Viewers with short attention spans.
The Golden Globes were announced last Sunday on NBC in a live, hourlong event billed as the Golden Globes Winners Special. But there was nothing special about this perfunctory presentation, a last-ditch effort by the network to present something in spite of the continuing writers' strike, which put the kibosh on the typical extravaganza surrounding this annual Hollywood prom.
Ordinarily, NBC carries the gala in its entirety with pre-awards-show hoopla covered by entertainment networks on cable. But with the ongoing Writers Guild of America strike and actors vowing not to cross a picket line, the gala was pared down to a press conference featuring clips of nominated films and TV series, with stills of the winners. Yet, the WGA vowed to picket even the press conference unless NBC allowed other media outlets (TV, print, and radio) to cover the big reveal, as well. So the show may have been more interesting on cable, but NBC is where the majority of the viewing public would have seen the event.
You'd think that Access Hollywood hosts Billy Bush and Nancy O'Dell would be up to the task of bringing a little brio to the event. The show must go on and all that, right? Not exactly. The pair was as dry and stiff as stale bread. Standing awkwardly side by side behind a podium made it difficult for the pair to offer responses to the announced winners, as they felt it necessary to address each other as opposed to the large audience that was presumably watching at home (no ratings numbers were available at press time). Bush's goofy and distracting necktie and O'Dell's plastic smile and spray-on tan only added to the weirdness of what could have been a good save of an otherwise lost event.
Faring better were Access Hollywood correspondent Shaun Robinson and Dave Karger, senior writer from Entertainment Weekly, who appeared periodically to offer responses and predictions. The pair appeared to have a natural rapport, helped by Karger's obvious ease with off-the-cuff commentary and a more comfortable setting (seated, facing each other). While Karger was the most watchable among the assembled talking heads, it was surprising to see a writer of any stripe appear at the presentation. So much for solidarity.
Personally, I can do without the red-carpet festivities and the related close-up look at all the trappings that go into producing a gala. But this glum Globes presentation was only a short step above scrolling the names of nominees and winners across the screen.
With or without the hoopla, I was happy to see that many of my favorites were tapped: Glenn Close, Damages (FX); Tina Fey, 30 Rock (NBC); and Jon Hamm, Mad Men (AMC), all won best-actor nods in their respective categories. While I was rooting for 30 Rock to take the trophy for best comedy, Extras (HBO) was the deserving recipient, as was Mad Men for the best-drama category.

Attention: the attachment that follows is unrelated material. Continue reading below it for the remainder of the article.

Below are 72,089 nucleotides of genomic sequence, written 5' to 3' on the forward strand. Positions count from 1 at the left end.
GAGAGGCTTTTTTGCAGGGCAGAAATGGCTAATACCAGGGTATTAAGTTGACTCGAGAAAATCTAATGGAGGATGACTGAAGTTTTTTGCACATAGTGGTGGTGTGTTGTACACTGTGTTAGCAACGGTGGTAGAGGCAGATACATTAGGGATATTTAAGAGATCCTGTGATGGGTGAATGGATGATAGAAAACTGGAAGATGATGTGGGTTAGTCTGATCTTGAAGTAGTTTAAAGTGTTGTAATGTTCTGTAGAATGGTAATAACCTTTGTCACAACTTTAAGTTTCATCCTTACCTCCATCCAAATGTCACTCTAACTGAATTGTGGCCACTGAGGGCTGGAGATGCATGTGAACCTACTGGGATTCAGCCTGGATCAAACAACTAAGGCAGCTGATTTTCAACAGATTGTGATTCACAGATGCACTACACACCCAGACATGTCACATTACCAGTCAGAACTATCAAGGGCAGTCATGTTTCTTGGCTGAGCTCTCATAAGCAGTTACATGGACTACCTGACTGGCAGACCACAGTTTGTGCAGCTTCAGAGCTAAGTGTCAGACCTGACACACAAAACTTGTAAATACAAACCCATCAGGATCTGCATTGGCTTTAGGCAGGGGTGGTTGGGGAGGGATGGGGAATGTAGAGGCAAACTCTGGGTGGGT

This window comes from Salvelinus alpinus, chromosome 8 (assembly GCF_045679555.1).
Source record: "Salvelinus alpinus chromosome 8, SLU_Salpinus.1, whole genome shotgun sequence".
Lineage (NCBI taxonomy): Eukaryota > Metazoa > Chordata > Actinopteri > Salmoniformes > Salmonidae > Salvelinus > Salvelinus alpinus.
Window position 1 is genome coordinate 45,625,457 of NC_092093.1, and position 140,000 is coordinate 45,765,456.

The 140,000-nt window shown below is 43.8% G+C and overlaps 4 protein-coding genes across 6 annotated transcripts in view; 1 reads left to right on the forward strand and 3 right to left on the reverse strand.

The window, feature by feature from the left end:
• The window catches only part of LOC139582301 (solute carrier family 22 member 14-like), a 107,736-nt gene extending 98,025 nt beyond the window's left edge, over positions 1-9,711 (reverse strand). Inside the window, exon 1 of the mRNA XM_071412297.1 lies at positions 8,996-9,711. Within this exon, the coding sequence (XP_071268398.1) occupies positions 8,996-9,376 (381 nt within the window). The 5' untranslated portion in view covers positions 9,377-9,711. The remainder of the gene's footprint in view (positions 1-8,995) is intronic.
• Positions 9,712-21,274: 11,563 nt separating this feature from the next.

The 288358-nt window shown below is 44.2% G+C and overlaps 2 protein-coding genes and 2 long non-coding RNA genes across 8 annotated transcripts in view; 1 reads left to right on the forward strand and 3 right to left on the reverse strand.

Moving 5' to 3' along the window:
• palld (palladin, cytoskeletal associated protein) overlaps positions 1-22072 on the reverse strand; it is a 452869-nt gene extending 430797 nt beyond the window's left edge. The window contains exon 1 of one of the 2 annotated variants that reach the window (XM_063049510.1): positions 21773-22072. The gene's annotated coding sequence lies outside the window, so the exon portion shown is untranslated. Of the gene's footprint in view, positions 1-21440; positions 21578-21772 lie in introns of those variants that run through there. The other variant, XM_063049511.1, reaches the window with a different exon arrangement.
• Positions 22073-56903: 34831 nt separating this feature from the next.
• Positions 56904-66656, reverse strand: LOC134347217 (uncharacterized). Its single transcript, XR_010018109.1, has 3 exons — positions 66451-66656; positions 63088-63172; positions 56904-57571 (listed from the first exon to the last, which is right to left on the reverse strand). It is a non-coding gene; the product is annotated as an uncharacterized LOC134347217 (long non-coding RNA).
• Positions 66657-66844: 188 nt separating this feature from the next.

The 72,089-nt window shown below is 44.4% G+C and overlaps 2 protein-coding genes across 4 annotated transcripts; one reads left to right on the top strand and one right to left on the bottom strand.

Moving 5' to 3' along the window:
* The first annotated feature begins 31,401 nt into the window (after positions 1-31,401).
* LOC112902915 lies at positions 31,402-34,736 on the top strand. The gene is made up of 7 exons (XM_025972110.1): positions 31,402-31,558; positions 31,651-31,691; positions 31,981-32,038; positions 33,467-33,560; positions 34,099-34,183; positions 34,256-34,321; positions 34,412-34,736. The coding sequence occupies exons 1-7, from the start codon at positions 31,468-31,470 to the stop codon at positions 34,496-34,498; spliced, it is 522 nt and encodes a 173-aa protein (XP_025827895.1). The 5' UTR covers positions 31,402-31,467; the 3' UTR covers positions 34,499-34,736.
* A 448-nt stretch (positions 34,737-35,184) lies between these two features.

Fortunately, the Golden Globes Winners Special wasn't the only thing to watch. Sunday also marked the premiere of the long-awaited Terminator: The Sarah Connor Chronicles on Fox. This new series, based on the Terminator film franchise, stars Lena Headey as Sarah Connor and Thomas Dekker as Connor's teenage son, John, and the amazing Summer Glau (Firefly) as Cameron, sent from the future to protect the Connors from a future generation of robots bent on destroying mankind.
The series picks up where the film Terminator 2: Judgment Day left off. Sarah and her son are on the run. Sarah's lover – a time-traveling resistance fighter battling Skynet, the organization that created the artificial-intelligence devices that turned on their human creators – is long dead. His heir is John, Sarah's only son and the potential savior of mankind ... if only he can make it through high school.
Sent from the future to help them stay alive is Cameron, another robot, who is relentless in her mission to protect the Connors. The three of them pose as a typical, single-parent family, but when an assassin robot (i.e., the Terminator) inevitably shows up to wreak havoc, they all whip out their formidable cans of whup-ass to produce heart-pounding action sequences that make similar series featuring fugitives on the run (Prison Break) or a race against villains (24) look like cooking shows. In fact, those going through 24 withdrawal (the new season is in the vault pending the conclusion of the writers' strike) will forget to grouse when they tune in to this stylish sci-fi thriller.
Terminator: The Sarah Connor Chronicles airs Mondays at 8pm on Fox.
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